A Universal Genetic Switch for Increasing Plant Yields, Stress Tolerance and Perishable Product Shelf Life
Posted 12th February 2020 by Joshua Sewell
Food waste is a significant problem globally and contributes to huge agricultural losses. Roughly one-third of all food is wasted: 1.3 billion tons per year. It is no surprise that the UN has a Sustainable Development Goal of cutting food waste in half by 2030.
Posted 18th February 2019 by Joshua Sewell
Soil salinity affects a large amount of arable land and is one of the major causes of crop yield reduction worldwide. Rice, a major food crop feeding more than half of the world, is highly susceptible to salinity stress. Developing salt-stress tolerant rice cultivars is essential to sustain world rice production. The major focus of my research at the Maathuis Lab in the Biology Department of the University of York is looking for key players in the complex molecular networks responsible for rice salt-tolerance, and understanding their mode(s) of action.
Posted 6th February 2019 by Joshua Sewell
Cereal crops, such as wheat, maize, rice, barley, sorghum and millets, account for more than half of the global harvest and provide staple foods around the world.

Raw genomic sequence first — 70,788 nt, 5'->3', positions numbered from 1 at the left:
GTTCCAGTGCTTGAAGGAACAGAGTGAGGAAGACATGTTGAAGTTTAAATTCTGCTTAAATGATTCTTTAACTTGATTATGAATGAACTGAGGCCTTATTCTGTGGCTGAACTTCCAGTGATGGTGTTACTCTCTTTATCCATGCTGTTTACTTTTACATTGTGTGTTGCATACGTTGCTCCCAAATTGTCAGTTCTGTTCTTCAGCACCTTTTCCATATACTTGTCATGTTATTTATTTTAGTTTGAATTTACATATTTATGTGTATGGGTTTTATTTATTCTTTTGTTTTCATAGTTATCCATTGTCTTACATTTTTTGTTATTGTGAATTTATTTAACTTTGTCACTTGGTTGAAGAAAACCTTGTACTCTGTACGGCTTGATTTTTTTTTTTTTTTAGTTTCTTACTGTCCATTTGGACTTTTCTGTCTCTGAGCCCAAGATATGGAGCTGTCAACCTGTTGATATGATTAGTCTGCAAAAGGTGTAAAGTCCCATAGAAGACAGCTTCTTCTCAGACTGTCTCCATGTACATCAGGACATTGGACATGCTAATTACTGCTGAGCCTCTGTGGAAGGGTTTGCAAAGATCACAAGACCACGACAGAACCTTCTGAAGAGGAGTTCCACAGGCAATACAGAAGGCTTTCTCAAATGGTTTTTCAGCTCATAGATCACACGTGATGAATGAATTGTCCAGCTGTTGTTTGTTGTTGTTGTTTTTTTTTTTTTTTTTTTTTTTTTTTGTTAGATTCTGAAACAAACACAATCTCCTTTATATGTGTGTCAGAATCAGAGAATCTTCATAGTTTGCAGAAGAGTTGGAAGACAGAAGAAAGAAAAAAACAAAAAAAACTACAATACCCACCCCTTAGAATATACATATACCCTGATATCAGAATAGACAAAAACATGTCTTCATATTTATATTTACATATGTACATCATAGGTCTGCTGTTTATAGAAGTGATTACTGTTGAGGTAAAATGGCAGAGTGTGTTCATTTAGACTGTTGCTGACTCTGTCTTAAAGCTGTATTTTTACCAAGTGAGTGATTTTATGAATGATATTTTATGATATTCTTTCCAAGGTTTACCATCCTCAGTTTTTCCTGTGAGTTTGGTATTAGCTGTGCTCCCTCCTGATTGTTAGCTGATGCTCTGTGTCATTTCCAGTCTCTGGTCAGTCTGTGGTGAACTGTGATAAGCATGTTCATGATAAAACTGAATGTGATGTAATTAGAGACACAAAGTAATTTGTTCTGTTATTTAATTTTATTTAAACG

However, viruses, bacteria, water moulds and fungi can limit access to nutrients, reduce yields and can even cause entire crops to fail. Some diseases can also produce toxins that are harmful to humans and animals. To protect food security, identifying disease resistant genes is crucial.
Posted 23rd July 2018 by Jane Williams
Ensuring global food security
The human population is increasing, which means that we need to improve crop productivity to maintain food security. Over the last century, plant breeding and modern agriculture have made large gains in productivity. However, this growth is not keeping pace with demand. If plant photosynthesis could be improved, this would provide breeders with a new tool to increase crop yields. This has been a major research focus over the last 20 years and significant progress has been made in understanding this process. However, crops with improved photosynthesis have yet to be successfully commercialised.
Posted 15th March 2017 by Jane Williams
As the world population is expected to reach 9 billion by 2050, global food security represents one of the most researched topics in plant science.